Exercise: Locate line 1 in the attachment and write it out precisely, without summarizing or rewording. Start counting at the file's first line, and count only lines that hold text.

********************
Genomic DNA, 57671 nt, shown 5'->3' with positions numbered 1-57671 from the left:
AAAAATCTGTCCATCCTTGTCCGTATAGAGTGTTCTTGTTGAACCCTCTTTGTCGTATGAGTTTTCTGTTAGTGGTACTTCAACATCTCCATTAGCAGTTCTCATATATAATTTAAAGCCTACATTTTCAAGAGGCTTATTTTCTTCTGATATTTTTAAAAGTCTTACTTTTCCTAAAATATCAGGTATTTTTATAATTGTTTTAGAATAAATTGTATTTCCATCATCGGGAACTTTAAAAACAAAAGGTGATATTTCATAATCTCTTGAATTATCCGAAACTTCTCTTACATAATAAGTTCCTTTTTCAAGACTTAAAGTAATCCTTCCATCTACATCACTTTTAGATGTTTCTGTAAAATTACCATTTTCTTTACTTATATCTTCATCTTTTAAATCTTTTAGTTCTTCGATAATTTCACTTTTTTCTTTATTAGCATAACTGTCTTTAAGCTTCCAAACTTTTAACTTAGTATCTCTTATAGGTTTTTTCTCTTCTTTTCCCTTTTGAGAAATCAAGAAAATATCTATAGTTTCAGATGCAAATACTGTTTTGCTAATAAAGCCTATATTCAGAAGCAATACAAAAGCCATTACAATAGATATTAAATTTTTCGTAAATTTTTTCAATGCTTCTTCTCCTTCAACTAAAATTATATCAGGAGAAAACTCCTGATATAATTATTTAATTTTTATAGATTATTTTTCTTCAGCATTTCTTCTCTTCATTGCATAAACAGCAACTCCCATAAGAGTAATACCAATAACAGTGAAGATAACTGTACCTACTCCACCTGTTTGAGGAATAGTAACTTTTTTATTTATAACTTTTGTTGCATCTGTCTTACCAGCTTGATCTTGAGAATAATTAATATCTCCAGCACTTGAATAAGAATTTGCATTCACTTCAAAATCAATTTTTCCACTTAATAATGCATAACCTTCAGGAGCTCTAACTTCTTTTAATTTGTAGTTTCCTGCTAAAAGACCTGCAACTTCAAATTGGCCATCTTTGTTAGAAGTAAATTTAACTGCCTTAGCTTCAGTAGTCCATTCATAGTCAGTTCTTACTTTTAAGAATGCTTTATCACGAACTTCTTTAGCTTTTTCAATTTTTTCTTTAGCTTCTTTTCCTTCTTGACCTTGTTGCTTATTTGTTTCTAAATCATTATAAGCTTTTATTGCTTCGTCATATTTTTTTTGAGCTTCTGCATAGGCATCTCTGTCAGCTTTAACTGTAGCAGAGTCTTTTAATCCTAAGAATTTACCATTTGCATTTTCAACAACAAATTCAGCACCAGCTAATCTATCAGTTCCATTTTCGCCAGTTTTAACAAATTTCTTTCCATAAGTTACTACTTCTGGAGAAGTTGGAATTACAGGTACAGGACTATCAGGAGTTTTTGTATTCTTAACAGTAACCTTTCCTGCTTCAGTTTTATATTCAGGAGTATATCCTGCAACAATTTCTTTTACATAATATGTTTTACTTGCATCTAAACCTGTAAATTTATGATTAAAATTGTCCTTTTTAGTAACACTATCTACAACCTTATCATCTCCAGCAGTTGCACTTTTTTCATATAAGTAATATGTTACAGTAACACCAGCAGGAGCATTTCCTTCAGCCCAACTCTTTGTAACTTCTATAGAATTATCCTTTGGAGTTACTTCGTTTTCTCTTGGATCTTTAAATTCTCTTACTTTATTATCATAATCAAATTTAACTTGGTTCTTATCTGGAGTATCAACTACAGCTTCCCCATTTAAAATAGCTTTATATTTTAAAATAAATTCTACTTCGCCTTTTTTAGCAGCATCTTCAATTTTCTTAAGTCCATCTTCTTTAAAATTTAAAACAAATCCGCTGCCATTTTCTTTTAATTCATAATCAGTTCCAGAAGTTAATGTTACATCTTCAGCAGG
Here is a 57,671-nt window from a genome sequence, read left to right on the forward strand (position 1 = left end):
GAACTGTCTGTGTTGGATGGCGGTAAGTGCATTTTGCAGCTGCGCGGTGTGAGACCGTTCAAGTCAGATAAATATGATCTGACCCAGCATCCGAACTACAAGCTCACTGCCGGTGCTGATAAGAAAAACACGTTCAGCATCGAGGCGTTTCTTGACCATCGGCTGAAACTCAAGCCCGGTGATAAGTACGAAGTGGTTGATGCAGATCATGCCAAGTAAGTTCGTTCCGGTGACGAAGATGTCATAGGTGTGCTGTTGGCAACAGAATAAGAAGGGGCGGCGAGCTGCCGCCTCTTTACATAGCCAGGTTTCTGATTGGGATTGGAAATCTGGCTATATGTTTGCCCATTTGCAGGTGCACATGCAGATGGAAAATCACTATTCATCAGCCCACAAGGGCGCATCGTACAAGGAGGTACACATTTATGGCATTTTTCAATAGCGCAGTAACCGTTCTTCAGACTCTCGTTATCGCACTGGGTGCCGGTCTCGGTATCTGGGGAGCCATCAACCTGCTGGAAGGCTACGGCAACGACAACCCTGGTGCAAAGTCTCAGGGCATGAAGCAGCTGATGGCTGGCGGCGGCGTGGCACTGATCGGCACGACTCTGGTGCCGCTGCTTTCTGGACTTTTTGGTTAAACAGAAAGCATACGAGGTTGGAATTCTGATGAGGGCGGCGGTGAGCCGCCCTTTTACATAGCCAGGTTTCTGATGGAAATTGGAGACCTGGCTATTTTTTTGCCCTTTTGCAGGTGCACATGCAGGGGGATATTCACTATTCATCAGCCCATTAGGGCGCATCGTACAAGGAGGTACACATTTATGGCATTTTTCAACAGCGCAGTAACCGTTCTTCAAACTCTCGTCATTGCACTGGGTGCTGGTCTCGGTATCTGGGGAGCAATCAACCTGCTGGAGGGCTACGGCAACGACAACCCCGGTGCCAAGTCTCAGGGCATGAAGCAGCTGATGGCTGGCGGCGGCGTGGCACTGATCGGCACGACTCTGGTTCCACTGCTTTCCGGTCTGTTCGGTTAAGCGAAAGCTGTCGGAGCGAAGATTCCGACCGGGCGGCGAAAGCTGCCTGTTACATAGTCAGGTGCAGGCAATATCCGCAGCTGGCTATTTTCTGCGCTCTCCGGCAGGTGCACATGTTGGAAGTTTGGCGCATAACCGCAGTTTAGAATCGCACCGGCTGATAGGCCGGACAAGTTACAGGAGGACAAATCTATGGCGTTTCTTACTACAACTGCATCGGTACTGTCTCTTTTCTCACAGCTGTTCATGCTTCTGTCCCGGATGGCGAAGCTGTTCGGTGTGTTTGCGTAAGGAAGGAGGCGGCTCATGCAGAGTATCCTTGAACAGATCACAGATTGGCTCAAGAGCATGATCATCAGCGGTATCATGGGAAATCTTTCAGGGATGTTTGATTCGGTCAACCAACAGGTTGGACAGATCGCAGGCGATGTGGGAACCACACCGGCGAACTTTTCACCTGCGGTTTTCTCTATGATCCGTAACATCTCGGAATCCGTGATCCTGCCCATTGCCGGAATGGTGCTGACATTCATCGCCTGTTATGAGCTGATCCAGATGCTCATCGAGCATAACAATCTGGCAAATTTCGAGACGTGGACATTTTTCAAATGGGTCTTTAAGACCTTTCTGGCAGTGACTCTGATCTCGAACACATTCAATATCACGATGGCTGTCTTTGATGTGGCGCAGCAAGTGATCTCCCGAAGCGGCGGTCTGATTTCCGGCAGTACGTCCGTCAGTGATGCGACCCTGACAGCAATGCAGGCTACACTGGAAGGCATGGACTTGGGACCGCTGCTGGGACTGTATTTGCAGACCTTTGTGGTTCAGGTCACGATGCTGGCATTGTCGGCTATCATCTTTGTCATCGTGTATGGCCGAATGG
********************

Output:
Genomic DNA, 57671 nt, shown 5'->3' with positions numbered 1-57671 from the left: